A French court on Thursday ordered an investigation into new IMF chief Christine Lagarde’s role in a much-criticized $400 million arbitration deal in favor of a controversial tycoon from a state-owned bank in 2008.” Looks like the Ice Princess is following in the steps of another famous French lady. Having made off with money from the people’s bank for her wealthy client, she must have thought, “well, gee, if the people have to go without bread, let them eat cake.”
“Stocks closed out their worst week in more than two years on Friday in a volatile session that saw the major indexes whip back and forth…” Looks like the boyz on the street are getting nervous!!
“The United States lost its sterling credit rating. Credit rating agency Standard & Poor’s on Friday lowered the nation’s AAA rating for the first time since granting it in 1917…” So the financial meltdown of the empire continues apace.
That which seems to be newsworthy is not worth discussing. That which is worth discussing seems not to be newsworthy.
It is broadly believed there is an inherent structure to the universe. We take for granted that it is simply a matter for scientists and other experts to discover this structure and thereby understand the laws that govern both the natural and human worlds. However, it has become increasingly evident that no such structure exists; that there is no fixed design simply given independent of our perception.
Even those regularities that we might assign as demonstrating some inherent pattern may themselves only be a function of the screens we have chosen to cast over the world in order to fit it into a specific framework, usually in order to manipulate things according to the ends we wish to achieve. Moreover, such “ends” are customarily prefigured in the very frameworks chosen. Even cosmic regularities – those periodicities we might identify as naturally occurring – are, in this light, only contingent patterns, resulting from the unique lens we have chosen to look through.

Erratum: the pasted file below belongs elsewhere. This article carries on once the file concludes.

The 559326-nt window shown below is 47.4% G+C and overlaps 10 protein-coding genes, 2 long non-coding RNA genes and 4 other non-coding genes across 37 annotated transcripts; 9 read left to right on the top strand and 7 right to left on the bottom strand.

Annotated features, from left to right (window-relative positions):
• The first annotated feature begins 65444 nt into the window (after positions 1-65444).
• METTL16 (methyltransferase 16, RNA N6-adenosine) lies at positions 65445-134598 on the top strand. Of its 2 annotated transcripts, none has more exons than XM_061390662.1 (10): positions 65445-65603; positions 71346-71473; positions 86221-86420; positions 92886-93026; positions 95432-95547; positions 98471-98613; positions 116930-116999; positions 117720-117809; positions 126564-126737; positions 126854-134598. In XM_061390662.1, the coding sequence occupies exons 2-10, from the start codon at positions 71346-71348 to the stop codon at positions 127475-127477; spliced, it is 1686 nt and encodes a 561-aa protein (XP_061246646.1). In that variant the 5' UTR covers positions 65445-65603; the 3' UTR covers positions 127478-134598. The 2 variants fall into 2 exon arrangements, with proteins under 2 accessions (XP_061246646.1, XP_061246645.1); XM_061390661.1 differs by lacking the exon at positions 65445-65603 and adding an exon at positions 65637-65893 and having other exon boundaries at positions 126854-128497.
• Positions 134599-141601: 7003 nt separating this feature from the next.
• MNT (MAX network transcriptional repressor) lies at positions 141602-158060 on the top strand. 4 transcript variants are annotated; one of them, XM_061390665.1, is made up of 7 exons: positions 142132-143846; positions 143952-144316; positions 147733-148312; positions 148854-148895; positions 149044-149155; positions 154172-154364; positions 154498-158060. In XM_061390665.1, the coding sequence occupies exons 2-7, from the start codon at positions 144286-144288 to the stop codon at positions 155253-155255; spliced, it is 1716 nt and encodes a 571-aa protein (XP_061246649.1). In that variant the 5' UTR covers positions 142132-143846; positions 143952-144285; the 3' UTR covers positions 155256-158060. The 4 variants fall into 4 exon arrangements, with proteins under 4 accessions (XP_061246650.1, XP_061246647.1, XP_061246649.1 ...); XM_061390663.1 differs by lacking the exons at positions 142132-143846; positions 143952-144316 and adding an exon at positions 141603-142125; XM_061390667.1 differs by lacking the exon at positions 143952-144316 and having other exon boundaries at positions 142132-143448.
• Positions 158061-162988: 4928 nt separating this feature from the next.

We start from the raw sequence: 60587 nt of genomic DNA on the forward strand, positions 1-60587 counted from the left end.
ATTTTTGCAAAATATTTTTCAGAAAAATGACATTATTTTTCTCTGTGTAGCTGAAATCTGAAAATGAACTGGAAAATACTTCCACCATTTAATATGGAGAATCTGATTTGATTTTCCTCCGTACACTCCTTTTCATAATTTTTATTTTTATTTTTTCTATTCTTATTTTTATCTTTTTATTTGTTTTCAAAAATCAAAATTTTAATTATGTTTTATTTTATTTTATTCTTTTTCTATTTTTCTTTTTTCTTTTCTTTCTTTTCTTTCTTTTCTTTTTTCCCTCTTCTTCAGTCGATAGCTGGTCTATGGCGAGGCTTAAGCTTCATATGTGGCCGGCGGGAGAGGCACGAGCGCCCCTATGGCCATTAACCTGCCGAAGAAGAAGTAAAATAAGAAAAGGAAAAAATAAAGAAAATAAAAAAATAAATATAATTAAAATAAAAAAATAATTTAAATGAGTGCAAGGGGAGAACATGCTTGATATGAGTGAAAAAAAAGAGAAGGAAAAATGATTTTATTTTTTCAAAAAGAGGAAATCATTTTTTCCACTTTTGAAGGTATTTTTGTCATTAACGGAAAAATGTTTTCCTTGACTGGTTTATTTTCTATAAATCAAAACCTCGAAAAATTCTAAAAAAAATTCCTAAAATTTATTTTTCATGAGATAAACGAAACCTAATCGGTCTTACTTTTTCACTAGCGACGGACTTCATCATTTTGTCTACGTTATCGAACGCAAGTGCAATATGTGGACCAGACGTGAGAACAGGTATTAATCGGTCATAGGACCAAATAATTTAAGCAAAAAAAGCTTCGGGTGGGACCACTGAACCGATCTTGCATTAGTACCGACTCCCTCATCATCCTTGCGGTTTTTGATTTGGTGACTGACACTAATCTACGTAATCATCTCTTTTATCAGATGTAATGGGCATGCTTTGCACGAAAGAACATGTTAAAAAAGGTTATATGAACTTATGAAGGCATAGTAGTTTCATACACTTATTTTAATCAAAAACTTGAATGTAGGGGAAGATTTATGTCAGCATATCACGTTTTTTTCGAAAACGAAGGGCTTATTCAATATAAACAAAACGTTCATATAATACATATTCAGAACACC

The structures thereby established are not discovered, so much as they are created; and they are variable, changing with the conceptual screen one chooses or the lens one unwittingly looks through. This has happened throughout the history of philosophy and science. In fact, the so-called “laws of nature” that our various sciences have “discovered” have been overturned and revised one century (or generation) after another by means of applying yet a new set of screens. From the early pre-Socratics to Neils Bohr, through Copernicus, Galileo, Kepler, Newton, Einstein and beyond, initial hypotheses about the nature of the physical world have led to new conclusions, abstraction to further experimentation to new abstraction, itself leading to further hypothesis formation, only to be turned into another law and then overturned upon yet further experimentation.
Obviously, there are culturally variable screens influencing the specific views of diverse nations, peoples, and societies as well. And certainly a religious screen may provide quite a different worldview than a quantum physics screen, for example. There are any numbers of lenses that have developed over the history of human culture. One might even surmise that our primitive forebears, our pre-civilized ancestors, also perceived the world through a unique set of lenses as well. And certainly we have what we might call evidence of specific screens regarding kinship, cosmology, and man’s relation to the “natural world” from that long forgotten past. But we cannot really reconstitute or re-inhabit that world quite as the pre-civilized mind did (see Owen Barfield, Saving the Appearances: A Study in Idolatry).